Continued Conflict Threatens Population's Access to Food in Nigeria

The Nigerian Minister of Health has declared a "nutrition emergency" in northeast Nigeria as conflict continues to limit access to food, water, and health services, according to an alert from FEWS Net. 

Conflict between the Nigerian Armed Forces and the group Boko Haram has been ongoing since 2012, with fighting concentrated in the northeast region and around Lake Chad, particularly in Borno State. The conflict has had significant impact on livelihoods, markets, and humanitarian responses in the region and has severely limited access to food for both resident populations and displaced populations. The declining value of the Nigerian Naira has further complicated the situation, creating high staple food prices even in areas where households have better market access.  

In March 2016, the Cadre Harmonisé (the food security classification protocol used in West Africa, similar to and in line with the globally accepted Integrated Food Security Phase Classification (IPC)) estimated that more than 3 million people were in Crisis (Phase 3)-level food insecurity or higher and needed urgent humanitarian aid. Five rapid assessment missions conducted by the Government of Nigeria, WFP, IOM, joint UN, and MSF in June in the town of Bama, which is currently home to a large population of displaced people, confirmed visible malnutrition among both adults and children, extremely scarce food and water, very limited health services, and a lack of functioning markets. High mortality levels, primarily from malnutrition and diarrhea, were also found in the area.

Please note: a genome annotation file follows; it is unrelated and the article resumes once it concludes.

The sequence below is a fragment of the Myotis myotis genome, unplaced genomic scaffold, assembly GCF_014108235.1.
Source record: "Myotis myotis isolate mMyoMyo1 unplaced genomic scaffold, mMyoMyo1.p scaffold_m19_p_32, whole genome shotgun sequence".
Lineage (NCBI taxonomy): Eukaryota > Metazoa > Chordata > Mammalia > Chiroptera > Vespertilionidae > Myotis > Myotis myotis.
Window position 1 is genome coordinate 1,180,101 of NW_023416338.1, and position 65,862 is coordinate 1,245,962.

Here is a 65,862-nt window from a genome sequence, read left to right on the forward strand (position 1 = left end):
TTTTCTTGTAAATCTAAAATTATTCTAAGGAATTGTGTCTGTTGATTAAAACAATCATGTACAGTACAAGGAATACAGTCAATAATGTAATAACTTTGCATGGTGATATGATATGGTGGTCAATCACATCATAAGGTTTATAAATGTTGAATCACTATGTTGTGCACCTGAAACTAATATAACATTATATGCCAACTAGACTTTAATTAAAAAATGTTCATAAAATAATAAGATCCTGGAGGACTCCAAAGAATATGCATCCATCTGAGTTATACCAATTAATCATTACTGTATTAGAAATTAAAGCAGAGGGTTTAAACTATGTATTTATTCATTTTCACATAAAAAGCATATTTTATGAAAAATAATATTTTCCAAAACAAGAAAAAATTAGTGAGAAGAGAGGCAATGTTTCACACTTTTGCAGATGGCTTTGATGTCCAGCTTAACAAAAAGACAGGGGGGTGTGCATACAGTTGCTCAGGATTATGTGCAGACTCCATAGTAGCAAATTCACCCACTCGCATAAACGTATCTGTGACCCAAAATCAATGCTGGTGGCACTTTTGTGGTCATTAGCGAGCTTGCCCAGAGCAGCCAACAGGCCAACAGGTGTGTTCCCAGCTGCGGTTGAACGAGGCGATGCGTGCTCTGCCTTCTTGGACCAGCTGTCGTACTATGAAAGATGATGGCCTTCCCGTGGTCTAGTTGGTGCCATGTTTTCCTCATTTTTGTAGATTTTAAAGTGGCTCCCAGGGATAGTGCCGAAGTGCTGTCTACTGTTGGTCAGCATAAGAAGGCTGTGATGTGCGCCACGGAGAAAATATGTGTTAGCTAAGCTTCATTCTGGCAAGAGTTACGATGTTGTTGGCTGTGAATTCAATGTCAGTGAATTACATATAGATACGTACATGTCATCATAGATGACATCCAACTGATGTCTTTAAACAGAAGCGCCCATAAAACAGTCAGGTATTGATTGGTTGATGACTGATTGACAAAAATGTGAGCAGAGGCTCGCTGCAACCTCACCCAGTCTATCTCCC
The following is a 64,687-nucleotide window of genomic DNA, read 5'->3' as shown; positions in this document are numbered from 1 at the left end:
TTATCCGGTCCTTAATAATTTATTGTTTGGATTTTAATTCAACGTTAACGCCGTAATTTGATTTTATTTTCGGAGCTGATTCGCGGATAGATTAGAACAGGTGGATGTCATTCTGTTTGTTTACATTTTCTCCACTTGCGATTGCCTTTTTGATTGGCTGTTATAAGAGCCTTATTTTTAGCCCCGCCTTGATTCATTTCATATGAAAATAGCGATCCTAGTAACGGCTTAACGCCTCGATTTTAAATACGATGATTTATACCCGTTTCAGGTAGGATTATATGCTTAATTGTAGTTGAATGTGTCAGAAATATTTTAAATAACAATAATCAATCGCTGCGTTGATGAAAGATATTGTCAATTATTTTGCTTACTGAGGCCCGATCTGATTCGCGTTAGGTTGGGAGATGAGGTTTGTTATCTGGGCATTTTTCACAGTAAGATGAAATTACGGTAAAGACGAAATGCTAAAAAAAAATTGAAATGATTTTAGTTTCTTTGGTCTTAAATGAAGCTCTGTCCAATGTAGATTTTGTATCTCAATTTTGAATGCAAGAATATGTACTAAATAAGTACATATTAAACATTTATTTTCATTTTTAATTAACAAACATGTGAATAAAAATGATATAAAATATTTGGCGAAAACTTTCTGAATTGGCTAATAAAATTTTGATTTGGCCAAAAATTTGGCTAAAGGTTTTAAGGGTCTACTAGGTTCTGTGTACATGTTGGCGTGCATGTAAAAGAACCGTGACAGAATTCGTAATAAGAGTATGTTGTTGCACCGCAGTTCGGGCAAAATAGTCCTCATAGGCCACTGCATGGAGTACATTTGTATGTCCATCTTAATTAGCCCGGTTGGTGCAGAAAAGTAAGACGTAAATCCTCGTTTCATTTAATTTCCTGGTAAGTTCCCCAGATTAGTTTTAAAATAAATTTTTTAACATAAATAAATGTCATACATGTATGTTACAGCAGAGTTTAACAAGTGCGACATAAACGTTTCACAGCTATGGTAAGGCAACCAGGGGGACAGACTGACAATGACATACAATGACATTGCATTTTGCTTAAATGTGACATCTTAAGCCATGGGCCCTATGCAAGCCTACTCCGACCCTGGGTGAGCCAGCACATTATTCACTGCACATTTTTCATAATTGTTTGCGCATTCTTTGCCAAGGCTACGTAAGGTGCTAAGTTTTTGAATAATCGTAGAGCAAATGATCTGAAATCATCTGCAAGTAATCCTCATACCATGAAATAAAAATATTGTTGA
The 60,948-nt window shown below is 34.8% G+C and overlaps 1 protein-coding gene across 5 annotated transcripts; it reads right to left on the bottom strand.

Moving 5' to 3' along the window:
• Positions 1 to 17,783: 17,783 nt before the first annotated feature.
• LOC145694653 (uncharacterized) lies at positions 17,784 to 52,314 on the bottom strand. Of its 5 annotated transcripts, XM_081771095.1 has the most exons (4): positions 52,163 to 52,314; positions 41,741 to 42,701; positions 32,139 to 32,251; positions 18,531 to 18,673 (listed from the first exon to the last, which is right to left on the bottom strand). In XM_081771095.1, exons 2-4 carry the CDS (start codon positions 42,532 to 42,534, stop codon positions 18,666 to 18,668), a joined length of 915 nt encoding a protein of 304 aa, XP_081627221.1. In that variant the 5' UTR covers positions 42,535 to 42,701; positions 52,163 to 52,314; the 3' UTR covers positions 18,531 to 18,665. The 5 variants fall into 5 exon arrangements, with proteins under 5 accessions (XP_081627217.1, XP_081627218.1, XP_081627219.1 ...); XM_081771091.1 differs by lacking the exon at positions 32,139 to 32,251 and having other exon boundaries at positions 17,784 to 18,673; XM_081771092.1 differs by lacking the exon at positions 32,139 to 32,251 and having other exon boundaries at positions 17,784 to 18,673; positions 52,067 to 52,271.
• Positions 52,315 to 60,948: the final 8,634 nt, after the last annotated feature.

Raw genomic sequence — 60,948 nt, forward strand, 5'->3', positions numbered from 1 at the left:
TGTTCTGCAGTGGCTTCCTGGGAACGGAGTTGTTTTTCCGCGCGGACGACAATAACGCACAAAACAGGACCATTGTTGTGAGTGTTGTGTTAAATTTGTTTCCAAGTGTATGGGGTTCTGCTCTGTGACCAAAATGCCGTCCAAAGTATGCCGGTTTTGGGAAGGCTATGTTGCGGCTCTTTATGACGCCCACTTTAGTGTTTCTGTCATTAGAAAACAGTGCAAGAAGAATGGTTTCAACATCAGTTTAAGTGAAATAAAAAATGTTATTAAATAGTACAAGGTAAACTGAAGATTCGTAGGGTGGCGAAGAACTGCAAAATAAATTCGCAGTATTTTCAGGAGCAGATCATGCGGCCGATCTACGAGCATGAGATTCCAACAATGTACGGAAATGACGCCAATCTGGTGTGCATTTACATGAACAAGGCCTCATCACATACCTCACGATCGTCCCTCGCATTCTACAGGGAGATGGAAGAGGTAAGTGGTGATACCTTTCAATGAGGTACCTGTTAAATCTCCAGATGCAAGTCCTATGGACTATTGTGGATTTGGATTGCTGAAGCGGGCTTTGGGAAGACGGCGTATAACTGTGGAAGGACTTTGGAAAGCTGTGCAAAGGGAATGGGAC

Although information from northeast Nigeria is limited and not statistically representative, the report says that available evidence and the fact that many of the worst affected areas are unreachable by humanitarian aid workers suggests that the region is now in Emergency (Phase 4)-level food insecurity, and that Famine (Phase 5)-level conditions may exist in the worst affected areas. Thus, humanitarian aid for both resident populations and displaced populations should be ramped up, particularly for the provision of food, health and nutrition services, and WASH assistance. Livelihood assistance will also be required to help populations rebuild and regain market access. Finally, the situation requires continued collection of food security-, nutrition-, and mortality-related data in order for national and global olicymakers to understand the extent and severity of food insecurity in the country.

By: Sara Gustafson

Photo credit:Flickr: Conflict & Development at Texas A&M